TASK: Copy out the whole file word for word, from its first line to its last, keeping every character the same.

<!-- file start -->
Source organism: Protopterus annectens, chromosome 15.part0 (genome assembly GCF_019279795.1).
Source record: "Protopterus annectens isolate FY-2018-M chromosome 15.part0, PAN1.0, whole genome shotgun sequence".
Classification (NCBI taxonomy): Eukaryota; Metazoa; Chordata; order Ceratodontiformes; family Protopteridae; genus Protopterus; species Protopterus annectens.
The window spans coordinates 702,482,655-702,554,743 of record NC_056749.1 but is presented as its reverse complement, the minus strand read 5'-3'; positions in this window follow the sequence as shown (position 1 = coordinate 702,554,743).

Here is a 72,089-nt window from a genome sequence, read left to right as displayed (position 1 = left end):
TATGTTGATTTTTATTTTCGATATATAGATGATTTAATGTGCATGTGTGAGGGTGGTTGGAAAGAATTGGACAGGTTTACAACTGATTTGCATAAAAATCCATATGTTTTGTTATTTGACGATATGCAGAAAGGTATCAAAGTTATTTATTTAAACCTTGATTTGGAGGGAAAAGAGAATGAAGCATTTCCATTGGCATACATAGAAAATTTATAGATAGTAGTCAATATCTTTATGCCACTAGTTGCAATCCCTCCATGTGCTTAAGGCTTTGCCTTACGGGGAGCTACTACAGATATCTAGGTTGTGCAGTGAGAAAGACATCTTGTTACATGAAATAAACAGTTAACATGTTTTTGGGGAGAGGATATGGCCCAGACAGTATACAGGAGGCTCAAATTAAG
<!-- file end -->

Source organism: Protopterus annectens, chromosome 15.part0 (genome assembly GCF_019279795.1).
Source record: "Protopterus annectens isolate FY-2018-M chromosome 15.part0, PAN1.0, whole genome shotgun sequence".
Classification (NCBI taxonomy): Eukaryota; Metazoa; Chordata; order Ceratodontiformes; family Protopteridae; genus Protopterus; species Protopterus annectens.
The window spans coordinates 702,482,655-702,554,743 of record NC_056749.1 but is presented as its reverse complement, the minus strand read 5'-3'; positions in this window follow the sequence as shown (position 1 = coordinate 702,554,743).

Here is a 72,089-nt window from a genome sequence, read left to right as displayed (position 1 = left end):
TATGTTGATTTTTATTTTCGATATATAGATGATTTAATGTGCATGTGTGAGGGTGGTTGGAAAGAATTGGACAGGTTTACAACTGATTTGCATAAAAATCCATATGTTTTGTTATTTGACGATATGCAGAAAGGTATCAAAGTTATTTATTTAAACCTTGATTTGGAGGGAAAAGAGAATGAAGCATTTCCATTGGCATACATAGAAAATTTATAGATAGTAGTCAATATCTTTATGCCACTAGTTGCAATCCCTCCATGTGCTTAAGGCTTTGCCTTACGGGGAGCTACTACAGATATCTAGGTTGTGCAGTGAGAAAGACATCTTGTTACATGAAATAAACAGTTAACATGTTTTTGGGGAGAGGATATGGCCCAGACAGTATACAGGAGGCTCAAATTAAG